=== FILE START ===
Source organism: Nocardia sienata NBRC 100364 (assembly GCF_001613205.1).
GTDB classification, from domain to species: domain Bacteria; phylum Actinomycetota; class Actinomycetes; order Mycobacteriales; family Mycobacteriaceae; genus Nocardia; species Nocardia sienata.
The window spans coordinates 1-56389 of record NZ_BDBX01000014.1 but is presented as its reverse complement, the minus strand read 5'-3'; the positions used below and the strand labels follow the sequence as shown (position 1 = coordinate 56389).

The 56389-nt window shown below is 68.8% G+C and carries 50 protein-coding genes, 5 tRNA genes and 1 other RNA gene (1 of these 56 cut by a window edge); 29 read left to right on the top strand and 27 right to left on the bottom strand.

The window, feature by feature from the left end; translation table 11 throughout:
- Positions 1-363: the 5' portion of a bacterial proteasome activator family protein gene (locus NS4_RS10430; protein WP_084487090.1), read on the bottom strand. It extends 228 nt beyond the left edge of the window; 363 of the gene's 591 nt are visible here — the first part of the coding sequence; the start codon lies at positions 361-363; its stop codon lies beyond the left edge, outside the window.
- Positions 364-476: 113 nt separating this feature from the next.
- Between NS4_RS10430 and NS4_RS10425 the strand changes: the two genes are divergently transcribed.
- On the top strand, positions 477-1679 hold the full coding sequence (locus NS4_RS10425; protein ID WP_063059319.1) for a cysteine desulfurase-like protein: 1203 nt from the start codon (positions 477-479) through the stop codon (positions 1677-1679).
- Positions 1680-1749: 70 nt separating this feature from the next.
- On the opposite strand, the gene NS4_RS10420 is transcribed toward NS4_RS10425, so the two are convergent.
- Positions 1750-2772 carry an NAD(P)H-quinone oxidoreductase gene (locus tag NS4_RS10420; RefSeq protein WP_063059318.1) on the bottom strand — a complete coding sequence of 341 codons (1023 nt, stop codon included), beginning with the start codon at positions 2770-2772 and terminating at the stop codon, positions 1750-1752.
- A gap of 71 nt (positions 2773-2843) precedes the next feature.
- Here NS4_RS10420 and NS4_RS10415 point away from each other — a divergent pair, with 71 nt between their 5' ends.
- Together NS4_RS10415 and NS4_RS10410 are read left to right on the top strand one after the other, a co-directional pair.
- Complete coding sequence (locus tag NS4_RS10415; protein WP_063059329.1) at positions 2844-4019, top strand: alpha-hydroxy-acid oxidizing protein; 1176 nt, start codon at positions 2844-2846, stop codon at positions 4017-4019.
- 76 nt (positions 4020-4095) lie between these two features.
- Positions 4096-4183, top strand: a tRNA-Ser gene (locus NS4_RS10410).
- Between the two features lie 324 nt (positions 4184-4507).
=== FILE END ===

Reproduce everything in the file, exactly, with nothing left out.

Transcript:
Source organism: Nocardia sienata NBRC 100364 (assembly GCF_001613205.1).
GTDB classification, from domain to species: domain Bacteria; phylum Actinomycetota; class Actinomycetes; order Mycobacteriales; family Mycobacteriaceae; genus Nocardia; species Nocardia sienata.
The window spans coordinates 1-56389 of record NZ_BDBX01000014.1 but is presented as its reverse complement, the minus strand read 5'-3'; the positions used below and the strand labels follow the sequence as shown (position 1 = coordinate 56389).

The 56389-nt window shown below is 68.8% G+C and carries 50 protein-coding genes, 5 tRNA genes and 1 other RNA gene (1 of these 56 cut by a window edge); 29 read left to right on the top strand and 27 right to left on the bottom strand.

The window, feature by feature from the left end; translation table 11 throughout:
- Positions 1-363: the 5' portion of a bacterial proteasome activator family protein gene (locus NS4_RS10430; protein WP_084487090.1), read on the bottom strand. It extends 228 nt beyond the left edge of the window; 363 of the gene's 591 nt are visible here — the first part of the coding sequence; the start codon lies at positions 361-363; its stop codon lies beyond the left edge, outside the window.
- Positions 364-476: 113 nt separating this feature from the next.
- Between NS4_RS10430 and NS4_RS10425 the strand changes: the two genes are divergently transcribed.
- On the top strand, positions 477-1679 hold the full coding sequence (locus NS4_RS10425; protein ID WP_063059319.1) for a cysteine desulfurase-like protein: 1203 nt from the start codon (positions 477-479) through the stop codon (positions 1677-1679).
- Positions 1680-1749: 70 nt separating this feature from the next.
- On the opposite strand, the gene NS4_RS10420 is transcribed toward NS4_RS10425, so the two are convergent.
- Positions 1750-2772 carry an NAD(P)H-quinone oxidoreductase gene (locus tag NS4_RS10420; RefSeq protein WP_063059318.1) on the bottom strand — a complete coding sequence of 341 codons (1023 nt, stop codon included), beginning with the start codon at positions 2770-2772 and terminating at the stop codon, positions 1750-1752.
- A gap of 71 nt (positions 2773-2843) precedes the next feature.
- Here NS4_RS10420 and NS4_RS10415 point away from each other — a divergent pair, with 71 nt between their 5' ends.
- Together NS4_RS10415 and NS4_RS10410 are read left to right on the top strand one after the other, a co-directional pair.
- Complete coding sequence (locus tag NS4_RS10415; protein WP_063059329.1) at positions 2844-4019, top strand: alpha-hydroxy-acid oxidizing protein; 1176 nt, start codon at positions 2844-2846, stop codon at positions 4017-4019.
- 76 nt (positions 4020-4095) lie between these two features.
- Positions 4096-4183, top strand: a tRNA-Ser gene (locus NS4_RS10410).
- Between the two features lie 324 nt (positions 4184-4507).